Fifteen LGBTI Syrian refugees are launching a legal challenge against the UK after claiming they have been ‘abandoned to die’ in Turkey.
The Home Office agreed that all 15 would be on a refugee resettlement scheme, avoiding the need for them to go through a lengthy asylum process.
But despite this, two years after applying for the scheme, many are in hiding and terrified for their lives.
The group says due to homophobic attacks in Turkey, they have been forced to hide in ‘safehouses’.
Homosexuality is not a crime in Turkey. However, many LGBTI refugees report being attacked.
Syrian refugee: ‘I feel at any moment my family could find me and kill me.’
One gay man, speaking from a safe house in Istanbul, told The Guardian: ‘I can’t live in this country any more. I feel that at any moment my family could find me and kill me.
He added: ‘I’m gay but I can’t say I’m gay. You can’t even look at a man in the street here. It’s high-level dangerous.
‘One LGBTQ+ Syrian refugee I know has been waiting more than two years for the UK Home Office to bring him to safety. He has been stabbed twice because of his sexuality.’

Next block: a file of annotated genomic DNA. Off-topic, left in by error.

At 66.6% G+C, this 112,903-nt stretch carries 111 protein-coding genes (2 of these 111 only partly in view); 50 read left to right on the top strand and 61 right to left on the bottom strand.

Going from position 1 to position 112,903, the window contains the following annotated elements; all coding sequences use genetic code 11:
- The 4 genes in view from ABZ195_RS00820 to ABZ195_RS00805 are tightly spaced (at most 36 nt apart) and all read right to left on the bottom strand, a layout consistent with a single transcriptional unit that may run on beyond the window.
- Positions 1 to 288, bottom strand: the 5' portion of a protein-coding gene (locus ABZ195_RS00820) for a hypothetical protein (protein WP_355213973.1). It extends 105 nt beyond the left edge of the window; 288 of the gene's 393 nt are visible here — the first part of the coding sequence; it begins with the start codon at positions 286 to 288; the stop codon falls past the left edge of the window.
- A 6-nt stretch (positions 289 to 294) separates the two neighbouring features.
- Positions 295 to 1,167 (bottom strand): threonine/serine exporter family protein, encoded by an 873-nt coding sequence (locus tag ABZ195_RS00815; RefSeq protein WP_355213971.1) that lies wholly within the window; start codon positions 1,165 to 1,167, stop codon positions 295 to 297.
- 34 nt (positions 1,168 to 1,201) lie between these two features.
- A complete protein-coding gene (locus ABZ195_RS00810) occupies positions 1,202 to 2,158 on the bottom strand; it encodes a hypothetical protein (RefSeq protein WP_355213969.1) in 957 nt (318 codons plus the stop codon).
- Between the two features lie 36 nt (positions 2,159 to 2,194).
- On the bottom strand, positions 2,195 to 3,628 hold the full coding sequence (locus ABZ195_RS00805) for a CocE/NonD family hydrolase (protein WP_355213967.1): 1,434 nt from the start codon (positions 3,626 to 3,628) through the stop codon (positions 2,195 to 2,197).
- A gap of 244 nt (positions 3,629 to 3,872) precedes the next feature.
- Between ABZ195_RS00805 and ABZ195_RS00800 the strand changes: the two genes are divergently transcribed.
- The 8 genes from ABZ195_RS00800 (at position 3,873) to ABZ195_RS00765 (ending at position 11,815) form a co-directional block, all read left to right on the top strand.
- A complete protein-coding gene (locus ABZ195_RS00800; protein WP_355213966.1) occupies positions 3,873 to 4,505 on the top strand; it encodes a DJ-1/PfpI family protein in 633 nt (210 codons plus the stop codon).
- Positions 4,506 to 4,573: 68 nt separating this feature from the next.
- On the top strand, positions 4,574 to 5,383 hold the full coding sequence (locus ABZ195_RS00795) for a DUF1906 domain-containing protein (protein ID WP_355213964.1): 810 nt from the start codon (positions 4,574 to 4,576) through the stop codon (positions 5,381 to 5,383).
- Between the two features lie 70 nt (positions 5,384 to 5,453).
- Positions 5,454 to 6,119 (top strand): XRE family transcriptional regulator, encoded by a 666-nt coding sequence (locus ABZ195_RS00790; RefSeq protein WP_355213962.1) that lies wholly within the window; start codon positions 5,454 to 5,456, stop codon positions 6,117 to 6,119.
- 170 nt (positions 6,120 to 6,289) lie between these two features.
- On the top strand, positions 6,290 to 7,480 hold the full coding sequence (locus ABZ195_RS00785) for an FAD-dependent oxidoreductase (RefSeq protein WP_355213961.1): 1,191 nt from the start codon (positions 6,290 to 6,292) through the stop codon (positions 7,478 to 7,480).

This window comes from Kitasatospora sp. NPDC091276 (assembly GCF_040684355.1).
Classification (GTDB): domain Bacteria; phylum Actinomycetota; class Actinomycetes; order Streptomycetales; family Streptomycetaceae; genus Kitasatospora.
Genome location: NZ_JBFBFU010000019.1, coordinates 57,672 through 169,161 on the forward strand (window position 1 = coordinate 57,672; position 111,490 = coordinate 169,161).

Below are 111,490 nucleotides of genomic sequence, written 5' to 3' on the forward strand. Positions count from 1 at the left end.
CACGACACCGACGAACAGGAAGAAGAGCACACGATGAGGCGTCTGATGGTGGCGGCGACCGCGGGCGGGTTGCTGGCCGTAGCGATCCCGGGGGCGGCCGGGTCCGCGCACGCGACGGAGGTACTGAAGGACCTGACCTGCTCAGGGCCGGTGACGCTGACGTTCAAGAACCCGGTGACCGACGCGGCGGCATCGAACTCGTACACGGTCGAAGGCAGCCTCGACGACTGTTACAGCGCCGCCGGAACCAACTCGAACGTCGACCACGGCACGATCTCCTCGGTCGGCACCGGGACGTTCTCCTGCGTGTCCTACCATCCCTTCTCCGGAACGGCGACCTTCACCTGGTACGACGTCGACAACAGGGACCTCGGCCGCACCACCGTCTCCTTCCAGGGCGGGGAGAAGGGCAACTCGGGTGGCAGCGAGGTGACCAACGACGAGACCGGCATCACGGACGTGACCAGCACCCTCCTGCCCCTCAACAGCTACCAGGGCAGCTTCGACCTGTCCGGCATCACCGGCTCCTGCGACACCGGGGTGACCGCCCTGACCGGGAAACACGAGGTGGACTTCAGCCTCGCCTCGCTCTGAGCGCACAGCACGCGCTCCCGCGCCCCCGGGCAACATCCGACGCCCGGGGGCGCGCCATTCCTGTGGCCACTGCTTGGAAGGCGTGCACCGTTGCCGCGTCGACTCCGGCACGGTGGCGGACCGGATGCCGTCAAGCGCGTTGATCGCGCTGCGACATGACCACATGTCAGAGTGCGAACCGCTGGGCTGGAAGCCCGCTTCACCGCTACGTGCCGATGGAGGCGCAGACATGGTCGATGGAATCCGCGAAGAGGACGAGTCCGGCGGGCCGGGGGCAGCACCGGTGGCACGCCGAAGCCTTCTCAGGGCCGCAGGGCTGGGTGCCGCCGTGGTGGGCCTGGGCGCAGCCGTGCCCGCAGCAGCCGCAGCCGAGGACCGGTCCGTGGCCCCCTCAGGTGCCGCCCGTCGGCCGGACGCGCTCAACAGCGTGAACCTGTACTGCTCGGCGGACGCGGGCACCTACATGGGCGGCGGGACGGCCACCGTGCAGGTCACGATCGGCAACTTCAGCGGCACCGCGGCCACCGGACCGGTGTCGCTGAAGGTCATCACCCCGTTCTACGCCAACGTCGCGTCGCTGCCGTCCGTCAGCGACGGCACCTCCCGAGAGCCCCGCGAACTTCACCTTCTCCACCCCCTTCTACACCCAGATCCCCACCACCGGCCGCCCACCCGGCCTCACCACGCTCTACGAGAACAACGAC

A volunteer, also anonymous, said: ‘During my time here I have seen how dangerous life is for all LGBTQ Syrian refugees.
‘They are isolated individuals in a homophobic country. I have witnessed discrimination, harassment and physical violence against them.
‘One trans person I know was held hostage as a sex slave for several days until she managed to escape. In 2017 a member of this community was murdered and decapitated.’
Accusing UK of ‘inhuman and degrading treatment’
The refugees see others start their new lives in other countries’ resettlement schemes.
The group claim government officials are subjecting them to inhuman and degrading treatment and breaching human rights law.
There have been several murders of LGBTI people in Turkey.
Gay Syrian refugee Wisam Sankara was killed in July 2016. Just weeks later, Turkish trans woman Hande Kader was also murdered.
A Home Office spokesman said: ‘We do not routinely comment on individual cases.’
Home Office sources said it can take time to find suitable placements to meet the specific needs of individuals.